Generating a Certificate Signing Request (CSR) in CentOS

This guide will walk you through the steps to create a Certificate Signing Request, (CSR for short.) SSL certificates are the industry-standard means of securing web traffic to and from your server, and the first step to getting your own SSL is to generate a CSR. This guide is written specifically for CentOS 7.

  1. Log onto your server using SSH.
  2. Enter the following command at the prompt.

    Note:

    Replace mydomain with your actual domain name.

    openssl req -new -newkey rsa:2048 -nodes -keyout mydomain.key -out mydomain.csr

  3. You will be prompted to answer a series of questions, explained below.
    • Country Name – This is the two-letter abbreviation for your country. For example, United States would be US and Great Britain would be GB.
    • State or Province Name – This is the full name of the state your organization operates from. For example, this might be “California” or “Michigan”.
    • Locality Name – Name of the city your organization operates from. Examples might include “Lansing” or “Phoenix”. Don’t use abbreviations in this field. For example, “St. Helena” should be “Saint Helena”.
    • Organization Name – The name of your organization. If you are a business, use must use your legal name. If you are applying as an individual, you use your full name instead.
    • Organizational Unit Name – If applying as a business, you can enter your “Doing Business As” (DBA) name here. Alternately, you can use a department name here. For example, “IT Department” or “Web Administration”.
    • Common Name – The domain name that you are purchasing a SSL certificate for. This must be a fully qualified domain name (FQDN). An example might be mydomain.com.

      Note:

      If you are applying for a special wildcard SSL certificate, you will need to enter an asterisk for the subdomain. An example in that case might be *.mydomain.com. Never include the “http://”, “https://”, or any other special characters in this field. Never include text after the top level domain at the end. For example, your common name should end in .com, .net, (or whatever other extension you are applying for.)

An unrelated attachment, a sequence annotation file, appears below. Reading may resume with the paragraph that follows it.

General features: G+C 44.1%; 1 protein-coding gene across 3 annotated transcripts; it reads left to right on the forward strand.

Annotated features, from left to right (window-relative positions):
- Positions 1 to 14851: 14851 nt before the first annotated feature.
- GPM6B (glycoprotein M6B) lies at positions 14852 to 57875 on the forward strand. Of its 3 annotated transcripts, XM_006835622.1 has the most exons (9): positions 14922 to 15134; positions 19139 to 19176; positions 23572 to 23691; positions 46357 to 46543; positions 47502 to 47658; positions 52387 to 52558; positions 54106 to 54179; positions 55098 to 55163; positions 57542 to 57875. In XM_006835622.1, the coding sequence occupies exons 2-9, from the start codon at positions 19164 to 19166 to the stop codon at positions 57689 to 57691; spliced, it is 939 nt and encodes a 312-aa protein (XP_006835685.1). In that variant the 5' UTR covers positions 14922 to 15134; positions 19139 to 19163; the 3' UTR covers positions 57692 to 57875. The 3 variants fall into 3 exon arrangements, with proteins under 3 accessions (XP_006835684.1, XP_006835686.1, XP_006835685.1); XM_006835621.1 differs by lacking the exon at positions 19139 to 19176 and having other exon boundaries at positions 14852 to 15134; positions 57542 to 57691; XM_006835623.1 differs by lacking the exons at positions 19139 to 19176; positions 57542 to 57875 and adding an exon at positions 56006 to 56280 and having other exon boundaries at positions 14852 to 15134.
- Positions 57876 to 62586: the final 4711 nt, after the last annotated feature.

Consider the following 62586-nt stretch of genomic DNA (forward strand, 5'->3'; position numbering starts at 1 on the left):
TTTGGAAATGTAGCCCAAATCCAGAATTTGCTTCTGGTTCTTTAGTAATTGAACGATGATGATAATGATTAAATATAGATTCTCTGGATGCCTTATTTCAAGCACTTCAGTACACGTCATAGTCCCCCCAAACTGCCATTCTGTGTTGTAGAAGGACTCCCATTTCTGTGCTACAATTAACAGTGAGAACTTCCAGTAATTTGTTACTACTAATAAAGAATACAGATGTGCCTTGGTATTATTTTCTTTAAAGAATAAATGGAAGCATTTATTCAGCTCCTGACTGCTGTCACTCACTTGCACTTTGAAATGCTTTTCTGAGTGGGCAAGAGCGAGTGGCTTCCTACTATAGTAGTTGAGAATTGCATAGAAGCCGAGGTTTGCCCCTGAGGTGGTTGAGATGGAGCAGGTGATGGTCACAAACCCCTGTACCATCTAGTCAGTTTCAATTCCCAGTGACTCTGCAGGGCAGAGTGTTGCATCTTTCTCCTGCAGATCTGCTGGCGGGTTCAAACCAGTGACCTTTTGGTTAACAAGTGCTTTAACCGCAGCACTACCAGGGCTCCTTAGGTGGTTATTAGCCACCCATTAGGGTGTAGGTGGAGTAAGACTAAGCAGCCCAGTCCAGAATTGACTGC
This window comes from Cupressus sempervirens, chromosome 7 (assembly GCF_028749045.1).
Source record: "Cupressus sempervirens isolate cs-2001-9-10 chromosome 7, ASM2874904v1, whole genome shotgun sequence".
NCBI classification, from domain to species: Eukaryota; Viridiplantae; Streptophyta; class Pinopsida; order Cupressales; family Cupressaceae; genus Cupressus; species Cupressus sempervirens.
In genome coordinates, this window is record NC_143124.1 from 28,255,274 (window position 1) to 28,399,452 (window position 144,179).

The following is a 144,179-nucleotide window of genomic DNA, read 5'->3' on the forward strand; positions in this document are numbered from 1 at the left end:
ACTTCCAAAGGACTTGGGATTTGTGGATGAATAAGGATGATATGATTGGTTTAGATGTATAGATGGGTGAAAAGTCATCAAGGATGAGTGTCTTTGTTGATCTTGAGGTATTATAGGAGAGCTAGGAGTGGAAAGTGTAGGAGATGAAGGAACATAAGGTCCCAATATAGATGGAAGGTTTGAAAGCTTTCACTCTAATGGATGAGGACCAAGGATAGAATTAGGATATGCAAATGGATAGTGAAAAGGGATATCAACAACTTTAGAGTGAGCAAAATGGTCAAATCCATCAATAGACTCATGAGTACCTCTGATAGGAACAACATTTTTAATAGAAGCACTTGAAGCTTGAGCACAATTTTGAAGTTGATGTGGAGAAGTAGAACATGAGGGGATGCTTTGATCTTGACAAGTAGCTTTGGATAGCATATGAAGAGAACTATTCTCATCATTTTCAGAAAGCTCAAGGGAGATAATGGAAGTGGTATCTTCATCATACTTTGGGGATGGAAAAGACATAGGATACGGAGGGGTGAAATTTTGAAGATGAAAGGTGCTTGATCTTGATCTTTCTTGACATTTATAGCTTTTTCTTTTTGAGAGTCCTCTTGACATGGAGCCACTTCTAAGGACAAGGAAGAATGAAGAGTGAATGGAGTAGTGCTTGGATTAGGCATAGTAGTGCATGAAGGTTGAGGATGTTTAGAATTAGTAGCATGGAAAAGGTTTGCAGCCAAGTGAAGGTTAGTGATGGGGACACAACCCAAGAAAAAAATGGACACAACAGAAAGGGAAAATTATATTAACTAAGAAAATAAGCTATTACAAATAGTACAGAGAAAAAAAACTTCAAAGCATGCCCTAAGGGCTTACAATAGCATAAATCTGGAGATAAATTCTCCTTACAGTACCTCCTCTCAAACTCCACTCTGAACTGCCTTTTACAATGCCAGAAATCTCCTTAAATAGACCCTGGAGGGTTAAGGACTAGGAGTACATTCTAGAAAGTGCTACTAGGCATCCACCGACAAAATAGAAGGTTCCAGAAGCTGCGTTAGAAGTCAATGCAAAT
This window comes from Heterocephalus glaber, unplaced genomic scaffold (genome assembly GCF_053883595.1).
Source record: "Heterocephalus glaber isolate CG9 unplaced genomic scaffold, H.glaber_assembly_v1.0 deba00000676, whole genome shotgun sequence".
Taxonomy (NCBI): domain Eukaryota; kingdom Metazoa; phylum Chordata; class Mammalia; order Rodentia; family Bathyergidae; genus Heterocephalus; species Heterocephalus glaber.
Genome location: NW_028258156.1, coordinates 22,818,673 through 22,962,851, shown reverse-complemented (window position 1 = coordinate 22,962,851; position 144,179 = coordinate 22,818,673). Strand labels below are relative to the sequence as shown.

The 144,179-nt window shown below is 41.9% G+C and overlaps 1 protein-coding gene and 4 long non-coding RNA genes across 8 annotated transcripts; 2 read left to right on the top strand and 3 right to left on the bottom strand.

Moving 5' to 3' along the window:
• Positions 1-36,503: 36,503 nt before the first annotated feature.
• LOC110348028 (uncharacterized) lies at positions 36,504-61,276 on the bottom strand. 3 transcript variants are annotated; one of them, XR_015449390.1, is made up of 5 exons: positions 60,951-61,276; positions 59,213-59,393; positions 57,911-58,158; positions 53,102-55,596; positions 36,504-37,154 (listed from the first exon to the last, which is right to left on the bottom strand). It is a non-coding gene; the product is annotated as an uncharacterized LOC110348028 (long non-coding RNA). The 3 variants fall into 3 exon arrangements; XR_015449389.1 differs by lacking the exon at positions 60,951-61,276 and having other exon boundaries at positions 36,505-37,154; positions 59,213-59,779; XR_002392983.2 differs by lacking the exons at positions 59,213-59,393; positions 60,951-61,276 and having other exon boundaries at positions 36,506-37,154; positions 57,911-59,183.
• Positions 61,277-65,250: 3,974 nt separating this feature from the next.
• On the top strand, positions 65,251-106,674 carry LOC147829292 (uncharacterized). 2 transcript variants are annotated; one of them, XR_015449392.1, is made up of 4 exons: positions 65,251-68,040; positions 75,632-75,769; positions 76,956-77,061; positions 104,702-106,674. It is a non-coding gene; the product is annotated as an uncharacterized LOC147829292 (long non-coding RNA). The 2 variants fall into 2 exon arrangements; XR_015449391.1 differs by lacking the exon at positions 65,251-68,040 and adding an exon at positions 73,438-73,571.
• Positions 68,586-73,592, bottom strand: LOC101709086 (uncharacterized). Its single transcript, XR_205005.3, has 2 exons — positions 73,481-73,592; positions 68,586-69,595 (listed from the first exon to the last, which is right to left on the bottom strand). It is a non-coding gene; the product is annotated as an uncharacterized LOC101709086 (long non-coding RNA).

• Email Address – An email address that can be used as a point of contact for your domain. Be sure the address is valid!
    • A challenge password – An optional password to further secure your certificate. Be sure to remember this password if you choose to use it. It must be at least 4 characters long. You can skip this step if you like.
    • An optional company name – Another optional step. Fill in your company name if you wish. This is not required for web SSL certificates.
  4. Your CSR file has now been generated!

Finding Your CSR

Take a look at the contents of your current working directory with the “ls” command. You should notice two new files ending with “.key” and “.csr” respectively.
ls -l
total 8
-rw-r--r--. 1 root root 1082 Jan 31 12:10 mydomain.csr
-rw-------. 1 root root 1704 Jan 31 12:10 mydomain.key

The .key file should be kept private on your server. The .csr file is your certificate signing request, and can be sent to a Certificate Authority. You can inspect the contents of the CSR by using the “cat” command. Here is an example of the CSR generated in this walk through:
cat mydomain.csr

-----BEGIN CERTIFICATE REQUEST-----
MIIC5jCCAc4CAQAwgaAxCzAJBgNVBAYTAlVTMRAwDgYDVQQIDAdBcml6b25hMRAw
DgYDVQQHDAdQaG9lbml4MRswGQYDVQQKDBJNeSBBd2Vzb21lIENvbXBuYXkxFjAU
BgNVBAsMDUlUIERlcGFydG1lbnQxFTATBgNVBAMMDG15ZG9tYWluLmNvbTEhMB8G
CSqGSIb3DQEJARYSYWRtaW5AbXlkb21haW4uY29tMIIBIjANBgkqhkiG9w0BAQEF
AAOCAQ8AMIIBCgKCAQEAsNljF8u2vvTGiSyStD/+4eInQnWlB30o38hWnF+bi6ZS